The Tewksbury Lab works a lot on the ecology, evolution, importance and conservation of plant-animal interactions. This work stretches from herbivory and seed predation to pollination and fruit-frugivore interactions. A large part of this research has focused on the adaptive significance of secondary metabolites in ripe fruit, and the ecological and evolutionary interplay between fruit and seed traits and microbial, invertebrate, and vertebrate consumers of the fruits. In this research, we have been using wild chiltepine peppers (Capsicum spp.) as model systems for this work in Bolivia, Arizona and Mexico. More info. A second major part of this research examines the impact of bird loss to tropical forests. Using inter-island experiments on Guam (which has lost vertually all of its birds due to the brown tree-snake) and three nearby islands with intact bird communities, we are examing the roles bird play as top-down controllers of insect herbivores and as seed dispersers for the majority of tropical tree species.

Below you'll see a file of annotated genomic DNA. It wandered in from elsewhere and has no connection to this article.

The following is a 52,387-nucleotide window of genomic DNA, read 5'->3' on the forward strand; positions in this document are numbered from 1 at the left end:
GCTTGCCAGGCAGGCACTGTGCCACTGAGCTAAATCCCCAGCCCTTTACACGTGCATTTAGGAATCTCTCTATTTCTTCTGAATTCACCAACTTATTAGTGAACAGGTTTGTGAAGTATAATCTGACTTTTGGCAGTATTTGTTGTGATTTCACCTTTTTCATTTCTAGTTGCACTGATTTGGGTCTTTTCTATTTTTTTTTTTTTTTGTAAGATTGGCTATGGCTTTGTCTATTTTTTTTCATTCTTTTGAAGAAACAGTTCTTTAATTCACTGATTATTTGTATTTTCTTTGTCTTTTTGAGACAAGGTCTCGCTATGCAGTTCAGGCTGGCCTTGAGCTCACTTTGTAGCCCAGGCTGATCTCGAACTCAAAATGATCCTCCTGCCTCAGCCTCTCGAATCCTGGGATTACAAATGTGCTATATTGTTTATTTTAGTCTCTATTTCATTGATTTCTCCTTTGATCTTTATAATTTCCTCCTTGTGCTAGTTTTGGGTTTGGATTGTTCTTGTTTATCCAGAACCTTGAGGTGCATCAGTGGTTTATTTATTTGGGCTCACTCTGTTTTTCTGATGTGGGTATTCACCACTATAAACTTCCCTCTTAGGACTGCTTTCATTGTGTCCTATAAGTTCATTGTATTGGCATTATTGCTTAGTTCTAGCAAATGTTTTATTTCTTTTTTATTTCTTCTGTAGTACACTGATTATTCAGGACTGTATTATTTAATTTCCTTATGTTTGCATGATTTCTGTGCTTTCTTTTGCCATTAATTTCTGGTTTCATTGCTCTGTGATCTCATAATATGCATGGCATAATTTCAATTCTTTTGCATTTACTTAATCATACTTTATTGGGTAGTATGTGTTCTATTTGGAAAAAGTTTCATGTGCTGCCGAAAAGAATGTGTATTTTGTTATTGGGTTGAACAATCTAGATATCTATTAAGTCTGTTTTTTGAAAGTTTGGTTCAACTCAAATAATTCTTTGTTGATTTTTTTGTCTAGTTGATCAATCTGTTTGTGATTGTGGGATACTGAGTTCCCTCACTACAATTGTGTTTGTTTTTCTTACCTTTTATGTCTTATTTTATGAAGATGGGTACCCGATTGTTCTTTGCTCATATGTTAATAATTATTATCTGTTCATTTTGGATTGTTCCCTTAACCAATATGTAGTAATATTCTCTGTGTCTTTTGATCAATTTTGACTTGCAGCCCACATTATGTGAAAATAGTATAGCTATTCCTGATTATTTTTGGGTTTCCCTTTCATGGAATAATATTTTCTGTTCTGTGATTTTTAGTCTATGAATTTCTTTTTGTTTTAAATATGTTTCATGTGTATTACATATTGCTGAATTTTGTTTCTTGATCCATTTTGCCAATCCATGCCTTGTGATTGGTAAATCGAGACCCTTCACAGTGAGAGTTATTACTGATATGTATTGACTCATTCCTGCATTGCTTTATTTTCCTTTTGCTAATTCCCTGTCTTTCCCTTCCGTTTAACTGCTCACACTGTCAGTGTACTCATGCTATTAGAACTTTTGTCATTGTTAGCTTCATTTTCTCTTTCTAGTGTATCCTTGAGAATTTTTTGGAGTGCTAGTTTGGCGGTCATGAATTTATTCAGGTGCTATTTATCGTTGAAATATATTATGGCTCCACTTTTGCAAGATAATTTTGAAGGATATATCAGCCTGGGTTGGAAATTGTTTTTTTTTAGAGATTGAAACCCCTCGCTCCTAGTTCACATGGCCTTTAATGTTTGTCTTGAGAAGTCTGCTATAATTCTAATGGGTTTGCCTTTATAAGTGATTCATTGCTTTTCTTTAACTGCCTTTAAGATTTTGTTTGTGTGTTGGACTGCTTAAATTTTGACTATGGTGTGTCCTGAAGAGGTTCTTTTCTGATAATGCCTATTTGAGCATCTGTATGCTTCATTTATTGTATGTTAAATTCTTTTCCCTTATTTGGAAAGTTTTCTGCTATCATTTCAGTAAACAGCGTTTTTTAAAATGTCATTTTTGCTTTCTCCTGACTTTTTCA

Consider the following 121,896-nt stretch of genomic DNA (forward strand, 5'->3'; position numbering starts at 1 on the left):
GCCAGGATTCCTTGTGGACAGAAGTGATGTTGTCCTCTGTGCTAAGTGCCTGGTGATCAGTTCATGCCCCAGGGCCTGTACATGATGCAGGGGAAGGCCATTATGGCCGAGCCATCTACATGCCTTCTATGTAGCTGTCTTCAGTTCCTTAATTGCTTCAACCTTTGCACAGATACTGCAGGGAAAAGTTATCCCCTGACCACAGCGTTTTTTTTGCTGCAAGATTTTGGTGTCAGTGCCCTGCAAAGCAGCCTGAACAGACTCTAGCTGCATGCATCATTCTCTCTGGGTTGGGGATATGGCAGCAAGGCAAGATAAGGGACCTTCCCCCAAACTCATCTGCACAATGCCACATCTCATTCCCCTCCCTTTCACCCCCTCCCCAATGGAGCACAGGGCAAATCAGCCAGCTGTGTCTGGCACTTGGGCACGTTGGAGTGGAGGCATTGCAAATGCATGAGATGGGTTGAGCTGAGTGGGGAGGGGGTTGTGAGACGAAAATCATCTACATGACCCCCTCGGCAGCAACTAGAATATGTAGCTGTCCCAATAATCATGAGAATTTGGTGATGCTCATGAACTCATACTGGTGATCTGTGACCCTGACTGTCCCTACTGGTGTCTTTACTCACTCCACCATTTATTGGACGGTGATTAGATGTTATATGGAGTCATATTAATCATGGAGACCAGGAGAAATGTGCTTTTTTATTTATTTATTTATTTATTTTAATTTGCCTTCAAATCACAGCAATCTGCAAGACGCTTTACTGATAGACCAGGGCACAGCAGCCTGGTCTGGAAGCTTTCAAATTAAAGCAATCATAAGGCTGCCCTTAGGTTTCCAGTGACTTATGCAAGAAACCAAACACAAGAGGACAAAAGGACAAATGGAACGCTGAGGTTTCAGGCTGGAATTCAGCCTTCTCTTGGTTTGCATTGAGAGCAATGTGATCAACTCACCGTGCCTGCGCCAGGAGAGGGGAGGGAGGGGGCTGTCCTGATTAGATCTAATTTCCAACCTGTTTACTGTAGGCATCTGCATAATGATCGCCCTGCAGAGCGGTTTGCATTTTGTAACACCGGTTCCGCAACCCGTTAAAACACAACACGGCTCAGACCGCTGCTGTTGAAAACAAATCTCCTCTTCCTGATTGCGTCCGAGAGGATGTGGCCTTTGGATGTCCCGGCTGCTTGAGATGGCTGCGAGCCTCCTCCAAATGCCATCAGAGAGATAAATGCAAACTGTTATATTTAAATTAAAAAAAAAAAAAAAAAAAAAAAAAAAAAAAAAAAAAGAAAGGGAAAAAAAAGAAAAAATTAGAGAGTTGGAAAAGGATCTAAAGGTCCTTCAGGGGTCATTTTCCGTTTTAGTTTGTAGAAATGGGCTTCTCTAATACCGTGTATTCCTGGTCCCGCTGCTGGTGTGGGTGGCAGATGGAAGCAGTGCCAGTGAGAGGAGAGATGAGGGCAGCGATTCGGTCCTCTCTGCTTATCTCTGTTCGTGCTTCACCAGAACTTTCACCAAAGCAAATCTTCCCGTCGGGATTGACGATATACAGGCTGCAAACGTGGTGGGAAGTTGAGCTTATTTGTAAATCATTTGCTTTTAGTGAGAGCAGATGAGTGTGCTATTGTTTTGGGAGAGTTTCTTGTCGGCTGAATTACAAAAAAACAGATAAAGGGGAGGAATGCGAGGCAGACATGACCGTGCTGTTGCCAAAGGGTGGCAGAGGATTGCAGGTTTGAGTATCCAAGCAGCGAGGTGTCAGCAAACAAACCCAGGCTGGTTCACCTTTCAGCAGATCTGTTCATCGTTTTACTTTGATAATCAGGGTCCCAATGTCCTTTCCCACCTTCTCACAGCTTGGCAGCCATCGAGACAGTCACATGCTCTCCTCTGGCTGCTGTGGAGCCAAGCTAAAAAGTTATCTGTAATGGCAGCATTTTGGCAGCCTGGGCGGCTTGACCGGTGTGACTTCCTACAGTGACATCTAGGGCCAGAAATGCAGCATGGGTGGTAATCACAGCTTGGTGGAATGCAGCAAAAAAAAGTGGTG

My lab has recently been working on a series of efforts to bring these first two interests together through an effort to understand the importance of landscape patterns (both human-caused and natural) on ecological processes such as seed dispersal and pollination. This work has led to the development of new tools to track rare dispersal events using stable isotopes, and the exploration of the importance of landscape context and interspecific plant neighborhoods on the dispersal and recruitment of seeds.